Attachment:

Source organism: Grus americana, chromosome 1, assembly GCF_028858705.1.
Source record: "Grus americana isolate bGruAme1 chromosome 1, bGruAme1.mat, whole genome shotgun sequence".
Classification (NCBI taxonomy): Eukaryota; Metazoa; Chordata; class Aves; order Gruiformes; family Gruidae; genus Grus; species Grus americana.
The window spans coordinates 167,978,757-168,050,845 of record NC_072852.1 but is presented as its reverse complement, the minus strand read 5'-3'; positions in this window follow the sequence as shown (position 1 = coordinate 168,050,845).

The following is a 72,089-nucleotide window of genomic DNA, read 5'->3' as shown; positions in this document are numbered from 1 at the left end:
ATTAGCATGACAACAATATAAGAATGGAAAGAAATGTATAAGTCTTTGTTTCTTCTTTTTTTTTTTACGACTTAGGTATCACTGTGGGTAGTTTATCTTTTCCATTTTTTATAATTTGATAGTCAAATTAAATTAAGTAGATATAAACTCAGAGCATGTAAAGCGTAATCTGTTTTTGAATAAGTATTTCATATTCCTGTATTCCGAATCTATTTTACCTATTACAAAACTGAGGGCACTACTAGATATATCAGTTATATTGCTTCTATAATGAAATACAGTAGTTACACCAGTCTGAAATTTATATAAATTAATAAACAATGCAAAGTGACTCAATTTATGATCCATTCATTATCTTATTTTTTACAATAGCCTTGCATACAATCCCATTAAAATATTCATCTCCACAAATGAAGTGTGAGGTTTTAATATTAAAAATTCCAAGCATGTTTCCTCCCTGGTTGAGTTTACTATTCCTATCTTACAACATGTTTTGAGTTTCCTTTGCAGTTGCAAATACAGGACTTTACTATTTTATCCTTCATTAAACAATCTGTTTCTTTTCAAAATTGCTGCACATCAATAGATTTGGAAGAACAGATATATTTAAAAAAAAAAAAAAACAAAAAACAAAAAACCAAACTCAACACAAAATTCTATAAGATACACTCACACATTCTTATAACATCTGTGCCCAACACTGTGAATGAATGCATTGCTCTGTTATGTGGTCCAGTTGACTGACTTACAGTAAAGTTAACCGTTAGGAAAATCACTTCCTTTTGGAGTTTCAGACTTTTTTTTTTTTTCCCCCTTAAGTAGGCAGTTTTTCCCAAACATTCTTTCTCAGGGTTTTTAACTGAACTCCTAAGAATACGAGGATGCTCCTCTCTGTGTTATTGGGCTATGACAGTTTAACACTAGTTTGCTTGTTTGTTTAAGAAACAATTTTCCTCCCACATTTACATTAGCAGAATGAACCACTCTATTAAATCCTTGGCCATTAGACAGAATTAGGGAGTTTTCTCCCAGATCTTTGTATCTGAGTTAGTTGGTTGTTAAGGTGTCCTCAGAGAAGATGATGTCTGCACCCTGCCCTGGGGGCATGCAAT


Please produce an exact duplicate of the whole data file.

Source organism: Grus americana, chromosome 1, assembly GCF_028858705.1.
Source record: "Grus americana isolate bGruAme1 chromosome 1, bGruAme1.mat, whole genome shotgun sequence".
Classification (NCBI taxonomy): Eukaryota; Metazoa; Chordata; class Aves; order Gruiformes; family Gruidae; genus Grus; species Grus americana.
The window spans coordinates 167,978,757-168,050,845 of record NC_072852.1 but is presented as its reverse complement, the minus strand read 5'-3'; positions in this window follow the sequence as shown (position 1 = coordinate 168,050,845).

The following is a 72,089-nucleotide window of genomic DNA, read 5'->3' as shown; positions in this document are numbered from 1 at the left end:
ATTAGCATGACAACAATATAAGAATGGAAAGAAATGTATAAGTCTTTGTTTCTTCTTTTTTTTTTTACGACTTAGGTATCACTGTGGGTAGTTTATCTTTTCCATTTTTTATAATTTGATAGTCAAATTAAATTAAGTAGATATAAACTCAGAGCATGTAAAGCGTAATCTGTTTTTGAATAAGTATTTCATATTCCTGTATTCCGAATCTATTTTACCTATTACAAAACTGAGGGCACTACTAGATATATCAGTTATATTGCTTCTATAATGAAATACAGTAGTTACACCAGTCTGAAATTTATATAAATTAATAAACAATGCAAAGTGACTCAATTTATGATCCATTCATTATCTTATTTTTTACAATAGCCTTGCATACAATCCCATTAAAATATTCATCTCCACAAATGAAGTGTGAGGTTTTAATATTAAAAATTCCAAGCATGTTTCCTCCCTGGTTGAGTTTACTATTCCTATCTTACAACATGTTTTGAGTTTCCTTTGCAGTTGCAAATACAGGACTTTACTATTTTATCCTTCATTAAACAATCTGTTTCTTTTCAAAATTGCTGCACATCAATAGATTTGGAAGAACAGATATATTTAAAAAAAAAAAAAAACAAAAAACAAAAAACCAAACTCAACACAAAATTCTATAAGATACACTCACACATTCTTATAACATCTGTGCCCAACACTGTGAATGAATGCATTGCTCTGTTATGTGGTCCAGTTGACTGACTTACAGTAAAGTTAACCGTTAGGAAAATCACTTCCTTTTGGAGTTTCAGACTTTTTTTTTTTTTCCCCCTTAAGTAGGCAGTTTTTCCCAAACATTCTTTCTCAGGGTTTTTAACTGAACTCCTAAGAATACGAGGATGCTCCTCTCTGTGTTATTGGGCTATGACAGTTTAACACTAGTTTGCTTGTTTGTTTAAGAAACAATTTTCCTCCCACATTTACATTAGCAGAATGAACCACTCTATTAAATCCTTGGCCATTAGACAGAATTAGGGAGTTTTCTCCCAGATCTTTGTATCTGAGTTAGTTGGTTGTTAAGGTGTCCTCAGAGAAGATGATGTCTGCACCCTGCCCTGGGGGCATGCAAT